Suicide is the second biggest cause of death in the U.S. military with estimates ranging from a rate of nine to 15 deaths per 100,000 service members. The commonest type of traumatic death suffered during military training is suicide and male veterans are twice as likely to kill themselves as non veterans. However, military suicide rates are lower in times of peace than civilian ones. So what is is about combat that makes people more likely to commit suicide? Psychologists now think that three factors have to be in place before people kill themselves: a feeling that one does not belong with other people; a feeling that one is a burden to others or society and the capability of overcoming the fear and pain associated with suicide. A team of researchers led by Craig J. Bryan from the University of Texas looked into these factors in a study of 522 servicemen who had fought in Iraq. They found that a greater experience of combat was linked to an increased capability for killing oneself above and beyond depression, post-traumatic stress disorder, previous thoughts of suicide and other common risk factors. However, combat experiences did not lead to reduced feelings of belonging or a feeling of being a burden on other people. The study suggests that it is the brutalising effect of combat which gives people the capability of killing themselves.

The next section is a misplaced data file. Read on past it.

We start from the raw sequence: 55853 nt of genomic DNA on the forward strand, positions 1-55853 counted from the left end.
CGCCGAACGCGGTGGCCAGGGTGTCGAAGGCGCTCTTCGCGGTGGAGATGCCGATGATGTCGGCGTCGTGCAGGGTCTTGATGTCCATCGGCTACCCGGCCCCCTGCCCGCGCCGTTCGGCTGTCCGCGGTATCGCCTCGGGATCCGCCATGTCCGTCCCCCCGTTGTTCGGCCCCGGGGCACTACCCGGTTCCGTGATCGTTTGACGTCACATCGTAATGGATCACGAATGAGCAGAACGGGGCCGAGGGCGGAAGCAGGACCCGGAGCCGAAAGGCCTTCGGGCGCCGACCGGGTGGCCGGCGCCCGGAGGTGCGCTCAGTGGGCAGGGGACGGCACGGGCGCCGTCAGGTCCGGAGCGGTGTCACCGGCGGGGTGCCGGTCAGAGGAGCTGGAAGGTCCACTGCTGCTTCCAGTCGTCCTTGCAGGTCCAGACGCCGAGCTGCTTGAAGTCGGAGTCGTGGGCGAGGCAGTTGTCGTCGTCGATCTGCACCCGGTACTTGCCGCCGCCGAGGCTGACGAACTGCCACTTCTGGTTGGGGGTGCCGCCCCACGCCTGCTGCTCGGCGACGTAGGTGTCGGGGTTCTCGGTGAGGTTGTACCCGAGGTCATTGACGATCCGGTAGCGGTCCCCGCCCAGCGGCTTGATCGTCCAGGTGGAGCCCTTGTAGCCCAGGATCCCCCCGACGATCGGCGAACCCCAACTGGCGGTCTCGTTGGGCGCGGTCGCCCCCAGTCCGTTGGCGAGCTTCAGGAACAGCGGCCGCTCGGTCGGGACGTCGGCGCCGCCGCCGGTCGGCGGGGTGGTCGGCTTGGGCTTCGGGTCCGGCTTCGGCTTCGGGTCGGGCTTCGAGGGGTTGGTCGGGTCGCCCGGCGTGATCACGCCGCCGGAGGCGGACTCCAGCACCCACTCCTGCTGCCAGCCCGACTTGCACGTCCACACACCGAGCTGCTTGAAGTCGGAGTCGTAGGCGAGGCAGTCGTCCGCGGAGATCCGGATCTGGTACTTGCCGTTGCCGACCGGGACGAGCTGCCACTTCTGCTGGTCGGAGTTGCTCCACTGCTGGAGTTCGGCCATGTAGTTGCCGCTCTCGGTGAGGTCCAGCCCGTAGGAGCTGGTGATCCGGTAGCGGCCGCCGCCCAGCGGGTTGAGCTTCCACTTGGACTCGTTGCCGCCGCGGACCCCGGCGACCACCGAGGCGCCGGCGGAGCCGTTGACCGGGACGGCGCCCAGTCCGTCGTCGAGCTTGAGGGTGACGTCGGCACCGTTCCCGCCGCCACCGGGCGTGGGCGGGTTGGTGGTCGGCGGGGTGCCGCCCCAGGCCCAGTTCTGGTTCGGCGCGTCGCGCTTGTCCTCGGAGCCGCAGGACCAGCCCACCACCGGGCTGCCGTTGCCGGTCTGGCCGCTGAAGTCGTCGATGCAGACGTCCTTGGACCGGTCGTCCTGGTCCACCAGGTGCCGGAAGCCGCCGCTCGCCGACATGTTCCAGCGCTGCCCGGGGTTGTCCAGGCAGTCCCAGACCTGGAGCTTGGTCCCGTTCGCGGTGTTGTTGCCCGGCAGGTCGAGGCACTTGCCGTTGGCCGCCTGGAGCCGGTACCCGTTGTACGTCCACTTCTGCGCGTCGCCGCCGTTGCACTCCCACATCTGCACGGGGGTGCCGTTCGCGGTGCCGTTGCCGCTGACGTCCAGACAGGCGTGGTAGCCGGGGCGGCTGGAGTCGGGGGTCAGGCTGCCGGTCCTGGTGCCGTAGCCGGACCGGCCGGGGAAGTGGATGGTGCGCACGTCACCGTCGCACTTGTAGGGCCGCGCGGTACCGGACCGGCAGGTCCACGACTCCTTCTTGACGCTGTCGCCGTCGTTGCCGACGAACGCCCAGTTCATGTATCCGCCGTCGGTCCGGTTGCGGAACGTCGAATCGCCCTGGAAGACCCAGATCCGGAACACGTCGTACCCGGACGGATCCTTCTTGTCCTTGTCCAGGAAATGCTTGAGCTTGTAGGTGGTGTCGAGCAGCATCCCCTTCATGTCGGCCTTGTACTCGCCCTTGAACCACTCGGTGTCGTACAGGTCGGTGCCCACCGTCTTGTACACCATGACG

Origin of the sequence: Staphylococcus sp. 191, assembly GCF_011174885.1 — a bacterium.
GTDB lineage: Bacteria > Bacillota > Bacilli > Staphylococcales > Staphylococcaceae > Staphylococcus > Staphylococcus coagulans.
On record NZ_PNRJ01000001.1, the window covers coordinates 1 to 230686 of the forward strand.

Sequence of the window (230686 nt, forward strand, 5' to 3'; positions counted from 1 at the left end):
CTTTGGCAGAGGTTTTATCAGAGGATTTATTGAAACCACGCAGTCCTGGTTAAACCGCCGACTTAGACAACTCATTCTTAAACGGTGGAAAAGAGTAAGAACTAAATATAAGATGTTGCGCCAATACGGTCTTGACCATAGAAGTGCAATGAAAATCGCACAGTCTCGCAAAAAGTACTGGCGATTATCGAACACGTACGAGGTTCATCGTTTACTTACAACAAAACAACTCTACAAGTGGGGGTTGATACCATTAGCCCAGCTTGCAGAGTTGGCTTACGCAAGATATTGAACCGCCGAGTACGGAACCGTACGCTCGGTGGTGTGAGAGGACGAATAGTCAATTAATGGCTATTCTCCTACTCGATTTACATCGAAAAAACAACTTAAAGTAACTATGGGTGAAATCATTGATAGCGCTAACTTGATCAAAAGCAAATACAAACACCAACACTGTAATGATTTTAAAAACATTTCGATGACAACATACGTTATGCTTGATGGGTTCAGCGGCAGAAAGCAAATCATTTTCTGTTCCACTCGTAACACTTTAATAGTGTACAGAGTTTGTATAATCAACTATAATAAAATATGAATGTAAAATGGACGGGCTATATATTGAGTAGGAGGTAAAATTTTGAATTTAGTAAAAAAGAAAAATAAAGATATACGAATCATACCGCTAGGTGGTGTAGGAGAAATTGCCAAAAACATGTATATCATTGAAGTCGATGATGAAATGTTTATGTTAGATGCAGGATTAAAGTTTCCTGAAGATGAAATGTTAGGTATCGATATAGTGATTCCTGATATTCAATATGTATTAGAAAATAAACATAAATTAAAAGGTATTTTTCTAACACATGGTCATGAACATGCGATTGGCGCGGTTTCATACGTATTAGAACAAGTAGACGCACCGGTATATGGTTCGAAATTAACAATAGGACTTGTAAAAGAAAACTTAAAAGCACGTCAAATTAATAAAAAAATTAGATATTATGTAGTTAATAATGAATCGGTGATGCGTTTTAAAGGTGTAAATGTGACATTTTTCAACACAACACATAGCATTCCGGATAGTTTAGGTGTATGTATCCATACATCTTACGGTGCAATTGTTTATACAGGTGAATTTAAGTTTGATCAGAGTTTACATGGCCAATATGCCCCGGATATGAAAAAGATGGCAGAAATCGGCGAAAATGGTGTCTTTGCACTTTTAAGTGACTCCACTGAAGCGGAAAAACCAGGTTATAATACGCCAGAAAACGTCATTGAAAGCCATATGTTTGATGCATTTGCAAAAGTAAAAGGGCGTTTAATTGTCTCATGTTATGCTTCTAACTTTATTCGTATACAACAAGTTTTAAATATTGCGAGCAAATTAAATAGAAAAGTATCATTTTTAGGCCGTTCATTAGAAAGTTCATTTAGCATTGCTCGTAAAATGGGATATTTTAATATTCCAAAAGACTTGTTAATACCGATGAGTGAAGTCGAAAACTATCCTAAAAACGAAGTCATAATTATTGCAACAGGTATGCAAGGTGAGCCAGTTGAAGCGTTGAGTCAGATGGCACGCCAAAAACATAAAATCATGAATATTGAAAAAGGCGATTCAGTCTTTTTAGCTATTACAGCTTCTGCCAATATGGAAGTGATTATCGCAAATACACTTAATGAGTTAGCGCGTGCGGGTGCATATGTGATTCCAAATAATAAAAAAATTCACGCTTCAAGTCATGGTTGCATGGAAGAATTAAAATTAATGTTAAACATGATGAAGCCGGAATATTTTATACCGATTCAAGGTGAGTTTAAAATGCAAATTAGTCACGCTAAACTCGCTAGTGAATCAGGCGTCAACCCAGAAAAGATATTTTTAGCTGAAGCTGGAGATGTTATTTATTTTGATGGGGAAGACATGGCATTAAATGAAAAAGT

Bryan, Craig J. ... [et al] - Combat experience and the acquired capability for suicide Journal of Clinical Psychology October 2010, 66(10), 1044-1056